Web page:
Brussels, 2 April 2014
Antitrust: Commission fines producers of steel abrasives € 30.7 million in cartel settlement
The European Commission has found that Ervin, Winoa, Metalltechnik Schmidt and Eisenwerk Würth participated in a cartel to coordinate prices for steel abrasives in Europe for over six years and has imposed fines totalling € 30 707 000. Steel abrasives are loose steel particles used for cleaning or enhancing metal surfaces in the steel, automotive, metallurgy and petrochemical industries. They are also used for cutting hard stones such as granite and marble. Ervin was not fined as it benefited from immunity under the Commission's 2006 Leniency Notice for revealing the existence of the cartel to the Commission. Since all four undertakings agreed to settle the case with the Commission, their fines were reduced by 10%.
Commission Vice President in charge of competition policy, Joaquín Almunia, said: "The cartel in steel abrasives is yet another example of how the cartelisation of a particular input product may affect a wide range of European industries. Defeating cartels is a key precondition of the efficient functioning of markets and, ultimately, of the competitiveness of the EU economy as a whole. "
For more than 6 years, with varying durations from autumn 2003 until the Commission carried out unannounced inspections in June 2010, the cartelists had contacts on a bilateral and multilateral basis to discuss key price components of their sales in the whole European Economic Area (EEA).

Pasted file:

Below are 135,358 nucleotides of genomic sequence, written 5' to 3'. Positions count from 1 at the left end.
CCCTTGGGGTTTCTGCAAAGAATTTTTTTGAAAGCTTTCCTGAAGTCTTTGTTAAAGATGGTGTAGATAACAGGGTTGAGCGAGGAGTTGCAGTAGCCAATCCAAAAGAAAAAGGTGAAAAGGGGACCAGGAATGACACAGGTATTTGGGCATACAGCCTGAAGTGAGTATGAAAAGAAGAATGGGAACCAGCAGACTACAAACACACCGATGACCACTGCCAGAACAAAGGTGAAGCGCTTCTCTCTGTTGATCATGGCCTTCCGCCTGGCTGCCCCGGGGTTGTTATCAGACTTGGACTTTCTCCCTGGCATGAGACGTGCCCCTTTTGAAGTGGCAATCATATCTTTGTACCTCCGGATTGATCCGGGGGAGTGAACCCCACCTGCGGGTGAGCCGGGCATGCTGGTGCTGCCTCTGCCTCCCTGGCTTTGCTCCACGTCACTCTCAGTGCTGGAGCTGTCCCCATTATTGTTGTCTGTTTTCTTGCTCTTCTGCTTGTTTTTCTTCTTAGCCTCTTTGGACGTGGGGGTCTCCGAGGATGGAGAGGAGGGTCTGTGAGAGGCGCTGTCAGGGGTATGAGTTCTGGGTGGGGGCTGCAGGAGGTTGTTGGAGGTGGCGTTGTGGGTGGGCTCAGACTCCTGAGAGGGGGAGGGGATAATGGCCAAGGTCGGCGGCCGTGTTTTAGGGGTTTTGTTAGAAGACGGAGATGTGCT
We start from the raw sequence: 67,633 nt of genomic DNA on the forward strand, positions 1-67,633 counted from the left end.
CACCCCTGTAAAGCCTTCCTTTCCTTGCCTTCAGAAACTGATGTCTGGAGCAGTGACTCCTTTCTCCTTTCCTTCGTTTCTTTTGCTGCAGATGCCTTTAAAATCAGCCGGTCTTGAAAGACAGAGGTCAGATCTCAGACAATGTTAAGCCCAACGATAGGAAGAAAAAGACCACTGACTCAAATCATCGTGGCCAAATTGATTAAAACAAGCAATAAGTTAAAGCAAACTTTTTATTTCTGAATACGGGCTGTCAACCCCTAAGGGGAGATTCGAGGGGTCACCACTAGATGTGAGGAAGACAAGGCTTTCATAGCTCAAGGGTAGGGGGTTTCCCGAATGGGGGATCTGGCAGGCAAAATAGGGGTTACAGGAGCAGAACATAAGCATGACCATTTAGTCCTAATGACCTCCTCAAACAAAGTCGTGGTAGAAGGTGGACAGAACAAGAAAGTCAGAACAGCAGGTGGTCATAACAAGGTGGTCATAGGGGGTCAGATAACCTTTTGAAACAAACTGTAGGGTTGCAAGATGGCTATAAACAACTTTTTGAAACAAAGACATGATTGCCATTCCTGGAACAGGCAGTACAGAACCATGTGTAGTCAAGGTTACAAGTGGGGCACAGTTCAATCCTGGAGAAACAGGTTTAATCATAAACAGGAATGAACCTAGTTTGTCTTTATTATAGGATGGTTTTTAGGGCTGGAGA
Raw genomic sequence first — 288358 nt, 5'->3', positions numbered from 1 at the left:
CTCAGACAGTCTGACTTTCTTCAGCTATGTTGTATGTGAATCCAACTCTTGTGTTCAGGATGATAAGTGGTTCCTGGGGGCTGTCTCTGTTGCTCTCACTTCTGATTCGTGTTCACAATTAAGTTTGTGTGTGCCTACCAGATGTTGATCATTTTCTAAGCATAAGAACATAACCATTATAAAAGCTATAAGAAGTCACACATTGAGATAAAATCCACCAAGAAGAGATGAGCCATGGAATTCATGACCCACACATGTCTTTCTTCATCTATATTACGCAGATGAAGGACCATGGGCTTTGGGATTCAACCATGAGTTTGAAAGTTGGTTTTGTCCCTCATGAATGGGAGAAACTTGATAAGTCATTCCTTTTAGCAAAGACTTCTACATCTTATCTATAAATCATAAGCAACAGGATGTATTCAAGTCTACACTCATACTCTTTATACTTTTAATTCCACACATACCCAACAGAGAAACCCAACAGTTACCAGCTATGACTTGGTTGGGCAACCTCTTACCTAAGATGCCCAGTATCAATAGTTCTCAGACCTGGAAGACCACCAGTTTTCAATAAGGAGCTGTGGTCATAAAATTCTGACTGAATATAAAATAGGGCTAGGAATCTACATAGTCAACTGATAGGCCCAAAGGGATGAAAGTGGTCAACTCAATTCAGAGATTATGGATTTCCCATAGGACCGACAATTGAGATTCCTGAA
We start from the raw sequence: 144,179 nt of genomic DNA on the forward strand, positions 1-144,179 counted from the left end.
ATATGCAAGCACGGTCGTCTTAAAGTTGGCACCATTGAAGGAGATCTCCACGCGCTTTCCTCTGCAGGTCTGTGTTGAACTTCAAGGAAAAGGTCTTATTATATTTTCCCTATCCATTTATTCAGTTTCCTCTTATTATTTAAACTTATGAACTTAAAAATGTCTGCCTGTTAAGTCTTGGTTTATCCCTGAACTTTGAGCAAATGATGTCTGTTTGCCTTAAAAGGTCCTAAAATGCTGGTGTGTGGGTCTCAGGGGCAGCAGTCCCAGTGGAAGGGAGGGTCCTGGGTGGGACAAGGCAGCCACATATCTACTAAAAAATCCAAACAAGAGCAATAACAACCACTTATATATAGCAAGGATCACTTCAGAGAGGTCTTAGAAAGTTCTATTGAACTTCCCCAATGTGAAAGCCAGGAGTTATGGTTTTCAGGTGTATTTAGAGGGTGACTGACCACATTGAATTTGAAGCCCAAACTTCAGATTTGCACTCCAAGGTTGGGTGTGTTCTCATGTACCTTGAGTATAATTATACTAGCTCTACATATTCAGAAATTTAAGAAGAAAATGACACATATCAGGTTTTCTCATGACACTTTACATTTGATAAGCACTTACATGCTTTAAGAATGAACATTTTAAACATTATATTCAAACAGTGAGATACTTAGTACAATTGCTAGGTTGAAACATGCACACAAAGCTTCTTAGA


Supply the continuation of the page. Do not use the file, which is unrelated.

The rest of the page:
Metal scrap, which is the main raw material for steel abrasives, is characterised by sharp price fluctuations as well as significant price differences between the EEA countries. To compensate for such fluctuations, the cartel participants set up a specific surcharge (called the "scrap surcharge" or "scrap cost variance (SCV)") based on a common formula. When energy prices rose sharply in 2008, the cartel members agreed that they would all introduce at the same time an "energy surcharge" or "energy complement".
In addition, the cartelists agreed not to compete against each other on price with respect to individual customers.
In the context of the same investigation, the Commission had also opened proceedings against Pometon S.p.A. and the investigation will continue under the standard (non-settlement) cartel procedure for Pometon.
The total fines imposed are as follows:
In setting the level of fines, the Commission took into account the companies' sales of the products concerned in the EEA, the serious nature of the infringement, its geographic scope and its duration.
For all of the parties to this case, steel abrasives constitute a large fraction of their turnover. For this reason, the fines of all parties would have been capped at 10% of their total turnover, the legal maximum set out in the Antitrust Regulation. Exceptionally, therefore, the Commission exercised its discretion in accordance with point 37 of the Guidelines and reduced the fines in a way that takes into account the characteristics of the companies and their differences in participation in the infringement.